Sincerely,
Heartbroken in Tampa
ordinaryamericanmother@yahoo.com

Michael Goldberg said...

I am sorry to hear about your experience. We are learning from parents who are commenting here that it's a great challenge to start up a new school like FACE.

Your comments and the comments of others make me wonder what the school might be doing to prepare for its second year, if there are any changes in store.

Susan said...

My grandson is 9 years old and has Aspbergers. He was diagnosed around the age of 6 after many stressful trials, problems and trips to physicians, psycologists, mental health facilities, etc. He was also diagnosed with ADHD and ODD (oppositional defiant disorder) so he can be abusive, unpredictable and violent at times. Since he has become older he is becoming uncontrollable at times, threatening to run away or to kill himself, has actually run away from school, had the police called to find and subdue him, etc and is constantly being expelled from school for aggressie behavior to the other students and teachers. We are concerned as he gets older that he will end up hurting himself, someone else or be put in jail. He is on 5 different kinds of medications which they keep changing in hopes that some combination will work. He has been admitted to the Medical College of Ga twice for evaluation. This is maddening because when he is not in this "crazy mode" he is a beautiful, bright, sweet, very smart, engaging child. My daughter is divorced and gets no help financially or otherwise from her x husband. She has never been able to hold down a job because of his constant need for care and supervision and constantly working with the school to try to keep him in public school. She also has a younger child who is being influenced negatively because of all this. My daughter has been working for years to try to find a solution. We need a special school for him desparately, a full time school that would be able to handle him and teach him. He is not retarded but has the emotional mind of about a 5 year old. He is not severly autistic or disabled. To look at him you would never know anything is wrong. My daughter has been relying finacially on me, her grandmother and just a small amount of help from the government to support her family. We are in SC and need help. Can anyone recommend a facility that could help us? We cannot afford an expensive private school. Thank you for any help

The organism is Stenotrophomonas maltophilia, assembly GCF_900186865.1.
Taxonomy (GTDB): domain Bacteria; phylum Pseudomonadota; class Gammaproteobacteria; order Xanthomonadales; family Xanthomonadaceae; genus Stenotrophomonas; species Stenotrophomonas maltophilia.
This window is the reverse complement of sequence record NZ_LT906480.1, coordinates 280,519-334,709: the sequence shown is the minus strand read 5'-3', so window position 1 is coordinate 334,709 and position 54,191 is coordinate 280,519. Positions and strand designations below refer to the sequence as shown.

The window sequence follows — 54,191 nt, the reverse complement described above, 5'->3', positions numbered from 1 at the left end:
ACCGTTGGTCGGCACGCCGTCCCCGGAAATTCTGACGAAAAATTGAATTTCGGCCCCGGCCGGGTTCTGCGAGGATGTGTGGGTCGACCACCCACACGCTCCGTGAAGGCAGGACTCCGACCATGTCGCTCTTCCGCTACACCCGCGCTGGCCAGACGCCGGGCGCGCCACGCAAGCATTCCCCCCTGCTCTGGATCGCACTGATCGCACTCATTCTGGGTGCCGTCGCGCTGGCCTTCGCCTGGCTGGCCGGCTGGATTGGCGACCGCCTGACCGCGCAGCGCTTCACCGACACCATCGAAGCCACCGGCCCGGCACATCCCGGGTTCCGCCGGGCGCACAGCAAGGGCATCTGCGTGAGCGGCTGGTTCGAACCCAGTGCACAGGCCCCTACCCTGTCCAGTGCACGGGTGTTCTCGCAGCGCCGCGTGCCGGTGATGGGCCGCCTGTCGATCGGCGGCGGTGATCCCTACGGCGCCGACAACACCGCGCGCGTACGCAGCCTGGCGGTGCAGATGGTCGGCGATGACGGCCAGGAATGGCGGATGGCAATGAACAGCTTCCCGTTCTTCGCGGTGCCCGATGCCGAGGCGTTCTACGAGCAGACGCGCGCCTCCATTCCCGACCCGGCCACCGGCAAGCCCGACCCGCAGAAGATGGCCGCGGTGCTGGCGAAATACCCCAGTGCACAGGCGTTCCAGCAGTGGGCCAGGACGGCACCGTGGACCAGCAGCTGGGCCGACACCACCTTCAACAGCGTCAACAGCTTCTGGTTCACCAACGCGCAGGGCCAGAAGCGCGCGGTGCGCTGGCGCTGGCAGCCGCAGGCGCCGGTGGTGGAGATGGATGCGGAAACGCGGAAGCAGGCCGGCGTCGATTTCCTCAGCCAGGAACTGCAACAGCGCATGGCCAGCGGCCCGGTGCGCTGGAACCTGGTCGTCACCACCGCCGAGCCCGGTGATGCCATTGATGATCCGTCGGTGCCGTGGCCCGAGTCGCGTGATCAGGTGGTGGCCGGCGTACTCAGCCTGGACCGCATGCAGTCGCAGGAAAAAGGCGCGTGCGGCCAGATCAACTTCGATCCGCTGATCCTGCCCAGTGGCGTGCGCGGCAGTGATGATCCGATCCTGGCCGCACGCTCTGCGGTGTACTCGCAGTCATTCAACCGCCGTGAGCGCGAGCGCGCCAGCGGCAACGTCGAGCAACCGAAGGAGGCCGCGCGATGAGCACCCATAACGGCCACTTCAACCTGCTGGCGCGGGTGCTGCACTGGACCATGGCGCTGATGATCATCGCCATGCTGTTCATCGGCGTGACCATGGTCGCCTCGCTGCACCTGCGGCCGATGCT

Ladijules said...

Schools in New York you should NOT put an autistic child in: UCP Tradewinds and Anderson. Tradewinds told us that if we refused to put our son on meds (one's he's allergic to) they would kick him out. We refused and they did.
Anderson told us that unless we gave them consent to put him on meds AFTER our son's doctor told them no that they would put him in a Psychiatric hosptial and have him taken out of our custody. (The meds in both cases were meds for OCD which he didn't need to begin with.) Not to mention Anderson at least has had criminal charges filed against them for abuse!!! Do NOT let your school districts send your kids there!!!

Anonymous said...